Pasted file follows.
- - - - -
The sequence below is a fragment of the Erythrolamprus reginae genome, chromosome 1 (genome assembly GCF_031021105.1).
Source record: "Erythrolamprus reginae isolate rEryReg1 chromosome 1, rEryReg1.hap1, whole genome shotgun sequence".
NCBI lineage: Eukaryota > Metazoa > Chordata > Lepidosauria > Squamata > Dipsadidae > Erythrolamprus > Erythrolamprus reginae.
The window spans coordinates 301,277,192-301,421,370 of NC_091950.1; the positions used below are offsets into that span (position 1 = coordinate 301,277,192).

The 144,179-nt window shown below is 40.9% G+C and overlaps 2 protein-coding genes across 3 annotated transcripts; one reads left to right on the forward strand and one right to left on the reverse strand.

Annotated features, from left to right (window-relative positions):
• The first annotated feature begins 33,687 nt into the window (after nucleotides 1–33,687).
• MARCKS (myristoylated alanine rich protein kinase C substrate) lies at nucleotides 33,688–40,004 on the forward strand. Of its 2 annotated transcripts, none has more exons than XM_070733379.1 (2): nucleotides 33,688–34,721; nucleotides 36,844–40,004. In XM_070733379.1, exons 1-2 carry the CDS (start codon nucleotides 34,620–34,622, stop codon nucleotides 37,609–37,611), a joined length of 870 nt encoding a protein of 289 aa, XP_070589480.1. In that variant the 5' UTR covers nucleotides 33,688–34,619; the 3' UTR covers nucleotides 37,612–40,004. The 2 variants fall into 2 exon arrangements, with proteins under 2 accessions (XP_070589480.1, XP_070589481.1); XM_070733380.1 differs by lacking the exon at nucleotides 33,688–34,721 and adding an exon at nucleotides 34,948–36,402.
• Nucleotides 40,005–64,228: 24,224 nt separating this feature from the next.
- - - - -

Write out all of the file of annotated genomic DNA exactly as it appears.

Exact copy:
The sequence below is a fragment of the Erythrolamprus reginae genome, chromosome 1 (genome assembly GCF_031021105.1).
Source record: "Erythrolamprus reginae isolate rEryReg1 chromosome 1, rEryReg1.hap1, whole genome shotgun sequence".
NCBI lineage: Eukaryota > Metazoa > Chordata > Lepidosauria > Squamata > Dipsadidae > Erythrolamprus > Erythrolamprus reginae.
The window spans coordinates 301,277,192-301,421,370 of NC_091950.1; the positions used below are offsets into that span (position 1 = coordinate 301,277,192).

The 144,179-nt window shown below is 40.9% G+C and overlaps 2 protein-coding genes across 3 annotated transcripts; one reads left to right on the forward strand and one right to left on the reverse strand.

Annotated features, from left to right (window-relative positions):
• The first annotated feature begins 33,687 nt into the window (after nucleotides 1–33,687).
• MARCKS (myristoylated alanine rich protein kinase C substrate) lies at nucleotides 33,688–40,004 on the forward strand. Of its 2 annotated transcripts, none has more exons than XM_070733379.1 (2): nucleotides 33,688–34,721; nucleotides 36,844–40,004. In XM_070733379.1, exons 1-2 carry the CDS (start codon nucleotides 34,620–34,622, stop codon nucleotides 37,609–37,611), a joined length of 870 nt encoding a protein of 289 aa, XP_070589480.1. In that variant the 5' UTR covers nucleotides 33,688–34,619; the 3' UTR covers nucleotides 37,612–40,004. The 2 variants fall into 2 exon arrangements, with proteins under 2 accessions (XP_070589480.1, XP_070589481.1); XM_070733380.1 differs by lacking the exon at nucleotides 33,688–34,721 and adding an exon at nucleotides 34,948–36,402.
• Nucleotides 40,005–64,228: 24,224 nt separating this feature from the next.